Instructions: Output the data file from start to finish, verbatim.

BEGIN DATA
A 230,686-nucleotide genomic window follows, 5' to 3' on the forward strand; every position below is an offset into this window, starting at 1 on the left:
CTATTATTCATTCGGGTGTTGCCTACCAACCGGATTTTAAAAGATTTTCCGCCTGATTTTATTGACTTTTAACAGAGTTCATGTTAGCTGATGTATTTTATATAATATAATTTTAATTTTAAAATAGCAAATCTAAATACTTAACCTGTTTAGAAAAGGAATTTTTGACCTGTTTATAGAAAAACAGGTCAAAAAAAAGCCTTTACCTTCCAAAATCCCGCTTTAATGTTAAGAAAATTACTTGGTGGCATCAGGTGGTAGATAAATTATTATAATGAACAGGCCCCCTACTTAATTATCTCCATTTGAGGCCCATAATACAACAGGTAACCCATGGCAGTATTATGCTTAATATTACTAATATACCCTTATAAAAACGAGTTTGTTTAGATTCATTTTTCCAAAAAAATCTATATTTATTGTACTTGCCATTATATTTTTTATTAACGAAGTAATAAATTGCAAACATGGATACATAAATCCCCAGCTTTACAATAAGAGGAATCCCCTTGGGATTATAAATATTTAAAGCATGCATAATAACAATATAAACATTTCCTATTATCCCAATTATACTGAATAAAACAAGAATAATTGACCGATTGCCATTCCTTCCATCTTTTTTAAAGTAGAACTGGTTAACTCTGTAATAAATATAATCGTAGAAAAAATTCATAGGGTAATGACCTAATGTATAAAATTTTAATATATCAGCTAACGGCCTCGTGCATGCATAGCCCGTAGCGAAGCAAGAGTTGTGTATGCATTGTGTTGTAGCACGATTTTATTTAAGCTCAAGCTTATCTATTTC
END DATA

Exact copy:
A 230,686-nucleotide genomic window follows, 5' to 3' on the forward strand; every position below is an offset into this window, starting at 1 on the left:
CTATTATTCATTCGGGTGTTGCCTACCAACCGGATTTTAAAAGATTTTCCGCCTGATTTTATTGACTTTTAACAGAGTTCATGTTAGCTGATGTATTTTATATAATATAATTTTAATTTTAAAATAGCAAATCTAAATACTTAACCTGTTTAGAAAAGGAATTTTTGACCTGTTTATAGAAAAACAGGTCAAAAAAAAGCCTTTACCTTCCAAAATCCCGCTTTAATGTTAAGAAAATTACTTGGTGGCATCAGGTGGTAGATAAATTATTATAATGAACAGGCCCCCTACTTAATTATCTCCATTTGAGGCCCATAATACAACAGGTAACCCATGGCAGTATTATGCTTAATATTACTAATATACCCTTATAAAAACGAGTTTGTTTAGATTCATTTTTCCAAAAAAATCTATATTTATTGTACTTGCCATTATATTTTTTATTAACGAAGTAATAAATTGCAAACATGGATACATAAATCCCCAGCTTTACAATAAGAGGAATCCCCTTGGGATTATAAATATTTAAAGCATGCATAATAACAATATAAACATTTCCTATTATCCCAATTATACTGAATAAAACAAGAATAATTGACCGATTGCCATTCCTTCCATCTTTTTTAAAGTAGAACTGGTTAACTCTGTAATAAATATAATCGTAGAAAAAATTCATAGGGTAATGACCTAATGTATAAAATTTTAATATATCAGCTAACGGCCTCGTGCATGCATAGCCCGTAGCGAAGCAAGAGTTGTGTATGCATTGTGTTGTAGCACGATTTTATTTAAGCTCAAGCTTATCTATTTC